In the good old days, when milk was delivered to your door, 5 cent would get you a house, fascism had yet to ravish Europe, etc., academia was also adorably quaint, and left you brimming with nostalgia. Researchers would subscribe to a handful of journals and (probably) read every article in each. That was the extent of an individual’s exposure to the primary literature; their academic fill, as it were. Hence in the days of old, things like journal reputation and total subscribers were paramount!
Whilst still important in the modern age (under the guise of ‘impact factors’ following a tactical rebranding) there has certainly been a dramatic shift in culture as the way we obtain journal articles. The internet has changed the game. Articles are extracted from all-encompassing search engines with little (if any) thought given to the source journals. Now, the journal in which a publication features is little more than an afterthought when adjudicating a paper’s merit, and I for one approve.
I can personally recall innumerable instances whereby I finish reading an article, hold some serious reservations concerning methods, data, etc., only to find out that it originated from some prestigious journal or another. I have also experienced the reverse, an impressive paper of lowly origins, with similar regularity. This may infuriate others, but for me, this is exactly how it should be: judging papers on their content. Reputation has no place in science. It delights me to know that with the increase of e-journals and open access, this unbiased assessment of the primary literature is becoming increasingly common and is well on its way to becoming the norm for such endeavours.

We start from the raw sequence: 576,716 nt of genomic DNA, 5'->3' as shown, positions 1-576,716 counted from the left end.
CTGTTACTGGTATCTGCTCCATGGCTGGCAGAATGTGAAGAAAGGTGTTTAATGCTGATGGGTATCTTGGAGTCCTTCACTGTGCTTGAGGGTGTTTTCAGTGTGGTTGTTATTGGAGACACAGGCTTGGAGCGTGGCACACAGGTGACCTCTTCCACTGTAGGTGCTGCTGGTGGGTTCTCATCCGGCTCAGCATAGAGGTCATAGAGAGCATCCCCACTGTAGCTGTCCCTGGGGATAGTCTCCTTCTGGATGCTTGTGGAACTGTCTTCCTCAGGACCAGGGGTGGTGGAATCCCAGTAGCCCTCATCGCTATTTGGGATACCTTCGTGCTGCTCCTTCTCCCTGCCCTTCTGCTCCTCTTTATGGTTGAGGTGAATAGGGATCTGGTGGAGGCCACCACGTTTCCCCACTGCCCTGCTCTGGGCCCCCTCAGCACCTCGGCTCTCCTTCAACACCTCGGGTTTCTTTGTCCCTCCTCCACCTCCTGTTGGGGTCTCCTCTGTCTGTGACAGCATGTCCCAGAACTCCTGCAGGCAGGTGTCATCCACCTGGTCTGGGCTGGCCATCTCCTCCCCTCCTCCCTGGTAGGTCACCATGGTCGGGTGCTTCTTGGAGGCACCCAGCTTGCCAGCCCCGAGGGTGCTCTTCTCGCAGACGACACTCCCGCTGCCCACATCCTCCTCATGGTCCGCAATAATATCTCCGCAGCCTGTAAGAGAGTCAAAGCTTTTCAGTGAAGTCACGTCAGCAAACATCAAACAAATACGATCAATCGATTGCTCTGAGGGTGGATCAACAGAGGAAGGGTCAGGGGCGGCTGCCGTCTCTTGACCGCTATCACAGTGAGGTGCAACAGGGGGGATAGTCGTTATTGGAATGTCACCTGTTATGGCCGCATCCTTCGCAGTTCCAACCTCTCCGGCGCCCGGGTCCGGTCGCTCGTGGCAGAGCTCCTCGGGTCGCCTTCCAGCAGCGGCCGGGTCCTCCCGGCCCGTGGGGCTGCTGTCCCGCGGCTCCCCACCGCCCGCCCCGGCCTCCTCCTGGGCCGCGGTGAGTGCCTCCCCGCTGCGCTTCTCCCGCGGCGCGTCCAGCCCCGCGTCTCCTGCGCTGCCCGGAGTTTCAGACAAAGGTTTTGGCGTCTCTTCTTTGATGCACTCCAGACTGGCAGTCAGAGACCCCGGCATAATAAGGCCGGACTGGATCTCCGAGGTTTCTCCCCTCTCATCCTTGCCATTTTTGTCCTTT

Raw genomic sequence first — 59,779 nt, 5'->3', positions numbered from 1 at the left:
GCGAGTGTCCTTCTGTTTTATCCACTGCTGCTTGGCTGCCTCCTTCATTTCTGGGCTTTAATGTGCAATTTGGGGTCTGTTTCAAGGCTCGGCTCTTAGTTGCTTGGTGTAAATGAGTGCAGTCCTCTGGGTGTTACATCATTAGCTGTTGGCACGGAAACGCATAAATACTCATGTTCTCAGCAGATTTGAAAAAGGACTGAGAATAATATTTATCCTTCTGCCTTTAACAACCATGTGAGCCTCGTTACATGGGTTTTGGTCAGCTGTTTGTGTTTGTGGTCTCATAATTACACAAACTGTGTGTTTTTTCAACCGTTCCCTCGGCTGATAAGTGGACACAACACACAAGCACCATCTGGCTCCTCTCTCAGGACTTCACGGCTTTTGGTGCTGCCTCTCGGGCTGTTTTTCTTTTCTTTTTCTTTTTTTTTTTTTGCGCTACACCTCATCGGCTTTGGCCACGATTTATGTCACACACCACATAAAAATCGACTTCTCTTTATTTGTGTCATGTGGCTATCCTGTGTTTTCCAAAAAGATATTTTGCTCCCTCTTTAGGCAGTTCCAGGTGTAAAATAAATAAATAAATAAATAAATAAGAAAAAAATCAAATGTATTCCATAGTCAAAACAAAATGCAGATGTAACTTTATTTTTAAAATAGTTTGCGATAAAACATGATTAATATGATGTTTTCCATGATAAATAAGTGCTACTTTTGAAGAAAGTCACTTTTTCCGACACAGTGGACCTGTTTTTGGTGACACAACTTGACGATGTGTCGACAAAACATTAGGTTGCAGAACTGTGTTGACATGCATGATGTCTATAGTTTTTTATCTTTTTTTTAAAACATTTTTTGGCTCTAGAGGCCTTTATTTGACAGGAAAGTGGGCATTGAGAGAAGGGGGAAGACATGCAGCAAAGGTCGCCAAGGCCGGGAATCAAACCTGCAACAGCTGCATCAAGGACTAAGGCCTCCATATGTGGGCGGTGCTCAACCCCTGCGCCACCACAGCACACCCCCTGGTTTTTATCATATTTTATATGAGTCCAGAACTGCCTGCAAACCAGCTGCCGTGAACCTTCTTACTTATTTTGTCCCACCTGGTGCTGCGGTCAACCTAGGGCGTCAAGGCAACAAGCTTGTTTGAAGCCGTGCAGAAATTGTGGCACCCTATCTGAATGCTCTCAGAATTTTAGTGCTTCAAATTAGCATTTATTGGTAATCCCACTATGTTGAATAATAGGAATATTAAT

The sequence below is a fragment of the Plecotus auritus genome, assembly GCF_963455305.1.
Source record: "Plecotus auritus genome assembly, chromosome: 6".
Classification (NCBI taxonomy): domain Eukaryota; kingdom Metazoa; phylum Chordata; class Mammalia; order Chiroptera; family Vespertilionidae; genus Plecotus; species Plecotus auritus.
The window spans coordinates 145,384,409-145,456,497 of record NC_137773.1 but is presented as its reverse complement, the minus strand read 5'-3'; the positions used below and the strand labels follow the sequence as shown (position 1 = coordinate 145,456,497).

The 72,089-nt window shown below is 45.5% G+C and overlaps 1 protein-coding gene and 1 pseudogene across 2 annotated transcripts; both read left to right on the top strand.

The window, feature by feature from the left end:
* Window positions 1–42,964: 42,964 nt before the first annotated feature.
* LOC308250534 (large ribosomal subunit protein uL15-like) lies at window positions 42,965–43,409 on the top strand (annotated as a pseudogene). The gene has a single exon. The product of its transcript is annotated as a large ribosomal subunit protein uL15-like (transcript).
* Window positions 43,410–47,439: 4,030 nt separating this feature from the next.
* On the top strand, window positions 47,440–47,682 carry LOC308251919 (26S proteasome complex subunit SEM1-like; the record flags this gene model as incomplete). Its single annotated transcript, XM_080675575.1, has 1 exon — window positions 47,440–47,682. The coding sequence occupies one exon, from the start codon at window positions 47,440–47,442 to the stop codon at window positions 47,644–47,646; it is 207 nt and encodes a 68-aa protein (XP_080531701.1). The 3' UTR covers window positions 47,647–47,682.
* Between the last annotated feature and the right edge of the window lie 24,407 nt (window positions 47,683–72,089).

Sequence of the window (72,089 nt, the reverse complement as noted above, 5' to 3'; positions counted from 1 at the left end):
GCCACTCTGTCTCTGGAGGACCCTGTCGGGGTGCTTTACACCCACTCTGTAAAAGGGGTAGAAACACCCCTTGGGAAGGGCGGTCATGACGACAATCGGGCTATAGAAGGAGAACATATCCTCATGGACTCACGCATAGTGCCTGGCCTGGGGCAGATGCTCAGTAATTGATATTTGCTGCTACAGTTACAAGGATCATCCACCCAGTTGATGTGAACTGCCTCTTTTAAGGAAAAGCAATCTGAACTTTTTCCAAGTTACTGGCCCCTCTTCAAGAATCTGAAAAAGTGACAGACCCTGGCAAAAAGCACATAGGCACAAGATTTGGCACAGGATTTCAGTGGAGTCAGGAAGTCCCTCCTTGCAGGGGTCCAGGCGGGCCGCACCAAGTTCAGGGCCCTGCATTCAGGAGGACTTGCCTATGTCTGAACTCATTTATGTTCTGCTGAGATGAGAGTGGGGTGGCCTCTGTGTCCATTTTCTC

Of course, such a dramatic shift in knowledge acquisition is likely to have myriad consequences for the future of research, the form of which will take a far lengthier blog post to explore…